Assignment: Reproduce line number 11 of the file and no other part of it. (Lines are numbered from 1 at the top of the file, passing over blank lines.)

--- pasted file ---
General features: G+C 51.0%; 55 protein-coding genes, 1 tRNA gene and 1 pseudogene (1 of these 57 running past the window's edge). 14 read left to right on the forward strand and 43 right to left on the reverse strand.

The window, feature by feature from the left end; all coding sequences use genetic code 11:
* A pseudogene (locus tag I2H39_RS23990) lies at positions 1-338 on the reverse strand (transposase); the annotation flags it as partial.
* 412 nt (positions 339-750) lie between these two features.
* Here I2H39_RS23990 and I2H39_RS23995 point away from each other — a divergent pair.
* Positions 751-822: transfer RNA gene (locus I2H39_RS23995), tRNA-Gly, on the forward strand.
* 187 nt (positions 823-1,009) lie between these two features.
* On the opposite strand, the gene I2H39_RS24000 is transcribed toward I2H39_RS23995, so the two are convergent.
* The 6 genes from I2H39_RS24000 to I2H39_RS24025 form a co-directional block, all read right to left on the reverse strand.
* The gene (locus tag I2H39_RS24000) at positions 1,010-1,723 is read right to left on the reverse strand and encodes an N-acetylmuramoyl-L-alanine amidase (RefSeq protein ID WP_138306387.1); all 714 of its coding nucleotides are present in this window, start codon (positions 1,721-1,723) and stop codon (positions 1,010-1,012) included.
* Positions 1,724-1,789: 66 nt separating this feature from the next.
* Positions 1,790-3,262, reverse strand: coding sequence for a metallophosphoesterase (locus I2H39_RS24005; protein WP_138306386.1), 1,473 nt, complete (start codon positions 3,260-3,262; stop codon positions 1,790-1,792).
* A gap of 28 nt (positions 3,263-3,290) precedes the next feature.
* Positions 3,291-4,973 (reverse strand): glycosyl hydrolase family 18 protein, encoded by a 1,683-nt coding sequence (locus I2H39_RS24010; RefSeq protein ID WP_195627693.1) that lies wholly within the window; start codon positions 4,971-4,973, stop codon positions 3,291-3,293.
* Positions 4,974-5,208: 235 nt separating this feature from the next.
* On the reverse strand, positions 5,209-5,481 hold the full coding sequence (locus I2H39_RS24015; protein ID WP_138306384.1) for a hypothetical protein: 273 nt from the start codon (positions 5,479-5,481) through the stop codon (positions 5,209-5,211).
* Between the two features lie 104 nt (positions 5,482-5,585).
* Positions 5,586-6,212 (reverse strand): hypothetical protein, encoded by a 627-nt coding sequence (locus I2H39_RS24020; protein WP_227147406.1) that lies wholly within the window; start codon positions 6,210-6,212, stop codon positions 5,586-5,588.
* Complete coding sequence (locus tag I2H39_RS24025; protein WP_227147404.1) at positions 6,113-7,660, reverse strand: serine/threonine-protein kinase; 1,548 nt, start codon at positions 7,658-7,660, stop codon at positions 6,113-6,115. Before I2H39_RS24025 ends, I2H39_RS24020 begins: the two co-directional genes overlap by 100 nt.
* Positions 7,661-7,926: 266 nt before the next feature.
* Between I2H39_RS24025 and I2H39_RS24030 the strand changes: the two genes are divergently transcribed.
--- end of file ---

* Positions 1,724-1,789: 66 nt separating this feature from the next.